New York City Launches Push for More Gay Tourism
Wednesday, April 8, 2009
NEW YORK, April 7 -- New York City officials are turning to gays and lesbians to help reduce a projected $4 billion budget deficit.
The city unveiled a marketing campaign Tuesday to attract more gay and lesbian tourists, as other U.S. cities compete to strip New York of its title of No. 1 vacation destination for gays and lesbians.
The Rainbow Pilgrimage campaign comes as state and city officials grapple with diminishing revenue resulting from the global economic crisis, which is forcing many people to forgo leisure travel plans or take "staycations" near home.
The campaign kickoff also comes ahead of the 40th anniversary in June of the Stonewall riots in Manhattan, considered the start of the modern gay liberation movement.
"This is a tough time for New York City's budget," said City Council Speaker Christine Quinn. Quinn, who is openly gay, noted that 20 to 25 percent of the city's revenue comes from Wall Street, which remains in turmoil.
An estimated 47 million people visited the city last year, a record high that generated $30 billion in spending, also a record over 2007's $28.9 billion, according to the mayor's office. Gays and lesbians are estimated to have accounted for about 10 percent of those figures.
But state officials are predicting a tourism decline this year.
The new campaign will highlight New York's reputation as a gay-friendly destination and tout a visit to the city as a "rite of passage." The campaign will include advertising on niche Web sites and in magazines, as well as bus-stop shelters, utility poles, telephone kiosks and railroad stations.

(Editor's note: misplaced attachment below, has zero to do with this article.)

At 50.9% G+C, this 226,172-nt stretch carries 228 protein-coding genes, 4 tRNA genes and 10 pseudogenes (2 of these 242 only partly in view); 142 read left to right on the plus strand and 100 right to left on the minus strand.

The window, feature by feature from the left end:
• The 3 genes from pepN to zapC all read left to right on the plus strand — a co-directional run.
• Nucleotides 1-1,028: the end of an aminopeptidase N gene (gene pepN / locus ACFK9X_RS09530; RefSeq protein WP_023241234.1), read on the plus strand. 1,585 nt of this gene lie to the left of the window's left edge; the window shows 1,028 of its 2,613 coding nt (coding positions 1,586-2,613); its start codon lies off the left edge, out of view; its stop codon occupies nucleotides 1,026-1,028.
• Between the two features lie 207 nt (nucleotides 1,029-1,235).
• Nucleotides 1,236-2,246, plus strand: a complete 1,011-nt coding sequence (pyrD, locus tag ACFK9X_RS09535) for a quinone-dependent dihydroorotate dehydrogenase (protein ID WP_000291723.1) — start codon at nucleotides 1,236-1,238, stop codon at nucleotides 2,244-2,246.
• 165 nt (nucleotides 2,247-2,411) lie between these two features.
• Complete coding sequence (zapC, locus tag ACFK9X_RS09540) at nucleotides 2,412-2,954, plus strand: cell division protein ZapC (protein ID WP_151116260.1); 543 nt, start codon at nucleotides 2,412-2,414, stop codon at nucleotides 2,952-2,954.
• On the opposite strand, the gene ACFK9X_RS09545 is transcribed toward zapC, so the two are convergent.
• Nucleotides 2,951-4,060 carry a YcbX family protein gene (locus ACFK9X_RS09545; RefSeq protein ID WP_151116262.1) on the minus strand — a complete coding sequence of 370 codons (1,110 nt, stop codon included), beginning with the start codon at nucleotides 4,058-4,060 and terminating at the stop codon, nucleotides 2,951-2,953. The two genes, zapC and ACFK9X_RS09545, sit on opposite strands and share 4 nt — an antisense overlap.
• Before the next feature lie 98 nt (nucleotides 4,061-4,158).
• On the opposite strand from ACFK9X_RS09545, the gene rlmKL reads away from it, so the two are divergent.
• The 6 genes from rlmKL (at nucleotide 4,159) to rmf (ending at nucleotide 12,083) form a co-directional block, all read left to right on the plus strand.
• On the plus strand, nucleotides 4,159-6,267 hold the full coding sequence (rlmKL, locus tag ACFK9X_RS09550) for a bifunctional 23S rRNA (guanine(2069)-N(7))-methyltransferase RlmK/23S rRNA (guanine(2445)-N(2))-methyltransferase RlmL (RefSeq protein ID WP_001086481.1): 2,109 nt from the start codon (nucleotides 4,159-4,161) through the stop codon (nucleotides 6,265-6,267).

NYC & Company, a nonprofit that handles marketing and tourism for the city, is working with Travelocity.com and numerous hotels, restaurants and Broadway theaters to offer discounts. George Fertitta, the organization's chief executive, said the announcement was made months before the Stonewall anniversary in late June to give potential tourists time to make plans.
NYC & Company spent $190,000 in city taxpayer money on the campaign but estimates that, through partnerships with advertising agencies, its value reaches nearly $2 million.
Overall, New York City remains the top leisure and business travel destination for gays and lesbians, followed closely by Las Vegas and San Francisco, said David Paisley, a senior projects manager at Community Marketing, a tourism research company that specializes in gay and lesbian consumers.
"There's increasing competition from cities who are reaching out to gays and lesbians," Paisley said. "New York needs to respond or it'll lose the Number 1 position."
The annual economic impact of lesbian, gay, bisexual and transgender travelers is about $70.3 billion in the United States, according to Community Marketing.
"It clearly is a market that has the flexibility to travel," Fertitta said.